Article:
The FCC introduced its new proposal for “protecting and promoting the open Internet” in May. They still seem unwilling to take the most desired approach of reclassifying ISPs as telecoms, which would give them greater regulatory power. For now Commissioner Tom Wheeler hopes that the threat of reclassification will keep them in line.
More than 120,000 comments submitted thus far tend to believe the proposed plan won’t work.
American consumers find themselves with few choices when it comes to broadband Internet. Most are paying high prices for speeds that are far slower than the rest of the world. There is no technological impediment to higher speeds. It’s greed on the part of corporations that has caused the exorbitant prices.
Like most things in America, the barriers to true high speed Internet are due to a conflict between politics and money.
Google has been adding high speed fiber optic connectivity in select cities across the country. Google Fiber is currently in Kansas City, MO, Austin, Texas and Provo, Utah, with plans to expand to 34 additional cities. The download and upload speeds far surpass anything that is currently being provided by any broadband provider – up to 200 times faster than the slowest connections – all at a lower cost. Still, even if they expand to all of the planned cities, they would be a blip on the map and millions will still be at the mercy of the broadband providers.
Now local communities are trying to follow in Google’s footsteps.
The idea of community broadband, also called muni networks, is not new. The Telecommunications Act of 1996 had such networks in mind by specifically prohibiting states from putting up unreasonable barriers to any entity that wanted to provide telecommunication services. Since that time, broadband providers have successfully lobbied to make it difficult, if not illegal, for cities to create their own fiber optic networks that would be available for use by any service provider.
However, as the public grows louder about its desire for high speed at affordable cost, local and state governments are looking at creating their own networks, which would be treated like the electricity grid or city streets. It would be owned by the public for the public — all for a much lower cost than from for-profit companies. It would be open to all content providers for the same price for true net neutrality.
The FCC is even encouraging the efforts.
In January, the Commission announced the Gigabit City Challenge to encourage broadband Internet providers and local and state governments to bring at least one gigabit of speed to all 50 states by the end of next year. In March they held the first of several planned workshops to help all involved develop successful plans to provide high speed internet. The investment would encourage innovation, grow the economy and benefit everyone from individuals to schools and health care providers.
However, broadband providers are not taking it lying down.
Since the beginning of the year, five states have tried to pass laws to prevent cities from creating their own broadband infrastructure. Backed by various cable and telecommunications providers, the bills have been pushed through as a direct result of the renewed interest in net neutrality. In Kansas, a bill was introduced that specifically prohibited cities from creating their own networks or even partnering with companies to create the infrastructure. The bill was eventually blocked after stiff opposition from several trade organizations and companies – including Google.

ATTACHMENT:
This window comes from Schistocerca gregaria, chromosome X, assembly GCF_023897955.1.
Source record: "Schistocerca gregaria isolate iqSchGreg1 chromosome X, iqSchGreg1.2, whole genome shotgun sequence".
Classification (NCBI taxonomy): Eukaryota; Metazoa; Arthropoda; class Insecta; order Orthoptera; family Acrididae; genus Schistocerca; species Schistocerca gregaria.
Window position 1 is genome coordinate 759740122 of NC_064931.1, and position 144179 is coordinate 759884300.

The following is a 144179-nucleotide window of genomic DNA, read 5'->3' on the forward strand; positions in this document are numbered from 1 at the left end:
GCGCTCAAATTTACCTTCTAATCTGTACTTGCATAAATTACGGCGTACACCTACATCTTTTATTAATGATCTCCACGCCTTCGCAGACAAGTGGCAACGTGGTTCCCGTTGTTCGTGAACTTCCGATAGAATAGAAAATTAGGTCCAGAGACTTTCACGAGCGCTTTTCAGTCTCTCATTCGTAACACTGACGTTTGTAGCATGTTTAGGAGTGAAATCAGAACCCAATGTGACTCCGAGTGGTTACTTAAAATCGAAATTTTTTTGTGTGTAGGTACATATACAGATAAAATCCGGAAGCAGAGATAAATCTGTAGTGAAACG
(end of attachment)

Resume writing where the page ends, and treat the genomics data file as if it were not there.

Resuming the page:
The bill would have prevented the expansion of Google Fiber, already in Kansas City, Missouri, into Kansas.
In some cases, bills were introduced to encourage municipal fiber optic expansion, but have been stranded in committee or otherwise delayed in various stages of the legislative process. Politicians are still buckling to the pressure of broadband providers to prevent any real competition into the market. However, their constituents are paying attention, and many are speaking up.
Not to mention, the FCC is watching.
After an appeals court threw out the FCC’s previous attempt at net neutrality in January, the Commission went back to the drawing board. Chairman Tom Wheeler stated that he would explore an option mentioned in the opinion of the lone dissenting judge. Judge Laurence Silberman wrote that while he agreed the FCC had failed to justify the rules they tried to impose, they did have legal authority to take other actions. Specifically he said “measures that promote competition in the local telecommunications market or other regulating methods that remove barriers to infrastructure investment. He further pointed out that “a paradigmatic barrier to infrastructure investment would be state laws that prohibit municipalities from creating their own broadband infrastructure to compete against private companies.”
In other words, the FCC has the authority to overrule the kind of laws that currently exist in 20 states with the power given to them by the Telecommunications Act of 1996.
Wheeler said he was open to reviewing the state laws and could have authority to overturn them if they violate the federal law. This would pave the way for companies like Google and city governments to pursue fiber optic expansion. This could be a much easier and quicker way to true net neutrality.
It’s just a matter of political will.